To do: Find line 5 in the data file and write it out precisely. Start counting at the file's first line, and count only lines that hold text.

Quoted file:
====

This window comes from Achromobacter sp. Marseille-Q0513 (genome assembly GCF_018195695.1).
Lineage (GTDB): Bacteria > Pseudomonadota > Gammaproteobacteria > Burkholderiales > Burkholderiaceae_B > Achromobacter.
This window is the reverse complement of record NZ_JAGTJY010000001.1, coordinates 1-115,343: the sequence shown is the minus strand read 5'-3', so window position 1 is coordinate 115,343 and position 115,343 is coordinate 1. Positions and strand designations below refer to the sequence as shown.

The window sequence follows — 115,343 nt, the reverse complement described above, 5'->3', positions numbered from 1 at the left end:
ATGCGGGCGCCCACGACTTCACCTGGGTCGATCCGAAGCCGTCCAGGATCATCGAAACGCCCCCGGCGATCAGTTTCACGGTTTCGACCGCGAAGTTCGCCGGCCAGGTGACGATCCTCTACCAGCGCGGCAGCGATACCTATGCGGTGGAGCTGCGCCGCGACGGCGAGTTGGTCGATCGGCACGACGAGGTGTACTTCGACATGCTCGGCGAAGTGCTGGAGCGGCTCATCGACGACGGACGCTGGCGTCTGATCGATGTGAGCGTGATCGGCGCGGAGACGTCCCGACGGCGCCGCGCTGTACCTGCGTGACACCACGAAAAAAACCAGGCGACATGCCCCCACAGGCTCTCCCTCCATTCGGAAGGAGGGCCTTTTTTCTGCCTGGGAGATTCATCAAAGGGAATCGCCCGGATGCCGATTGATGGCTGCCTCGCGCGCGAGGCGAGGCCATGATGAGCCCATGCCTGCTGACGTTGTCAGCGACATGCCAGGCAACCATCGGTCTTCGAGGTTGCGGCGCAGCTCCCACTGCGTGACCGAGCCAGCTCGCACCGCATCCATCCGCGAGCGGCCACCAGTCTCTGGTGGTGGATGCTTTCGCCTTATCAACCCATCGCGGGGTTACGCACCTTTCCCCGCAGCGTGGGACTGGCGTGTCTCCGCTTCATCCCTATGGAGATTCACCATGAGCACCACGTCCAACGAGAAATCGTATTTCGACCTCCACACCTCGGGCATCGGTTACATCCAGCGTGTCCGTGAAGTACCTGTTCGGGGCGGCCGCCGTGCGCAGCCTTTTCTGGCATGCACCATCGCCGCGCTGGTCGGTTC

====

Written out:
ATGCGGGCGCCCACGACTTCACCTGGGTCGATCCGAAGCCGTCCAGGATCATCGAAACGCCCCCGGCGATCAGTTTCACGGTTTCGACCGCGAAGTTCGCCGGCCAGGTGACGATCCTCTACCAGCGCGGCAGCGATACCTATGCGGTGGAGCTGCGCCGCGACGGCGAGTTGGTCGATCGGCACGACGAGGTGTACTTCGACATGCTCGGCGAAGTGCTGGAGCGGCTCATCGACGACGGACGCTGGCGTCTGATCGATGTGAGCGTGATCGGCGCGGAGACGTCCCGACGGCGCCGCGCTGTACCTGCGTGACACCACGAAAAAAACCAGGCGACATGCCCCCACAGGCTCTCCCTCCATTCGGAAGGAGGGCCTTTTTTCTGCCTGGGAGATTCATCAAAGGGAATCGCCCGGATGCCGATTGATGGCTGCCTCGCGCGCGAGGCGAGGCCATGATGAGCCCATGCCTGCTGACGTTGTCAGCGACATGCCAGGCAACCATCGGTCTTCGAGGTTGCGGCGCAGCTCCCACTGCGTGACCGAGCCAGCTCGCACCGCATCCATCCGCGAGCGGCCACCAGTCTCTGGTGGTGGATGCTTTCGCCTTATCAACCCATCGCGGGGTTACGCACCTTTCCCCGCAGCGTGGGACTGGCGTGTCTCCGCTTCATCCCTATGGAGATTCACCATGAGCACCACGTCCAACGAGAAATCGTATTTCGACCTCCACACCTCGGGCATCGGTTACATCCAGCGTGTCCGTGAAGTACCTGTTCGGGGCGGCCGCCGTGCGCAGCCTTTTCTGGCATGCACCATCGCCGCGCTGGTCGGTTC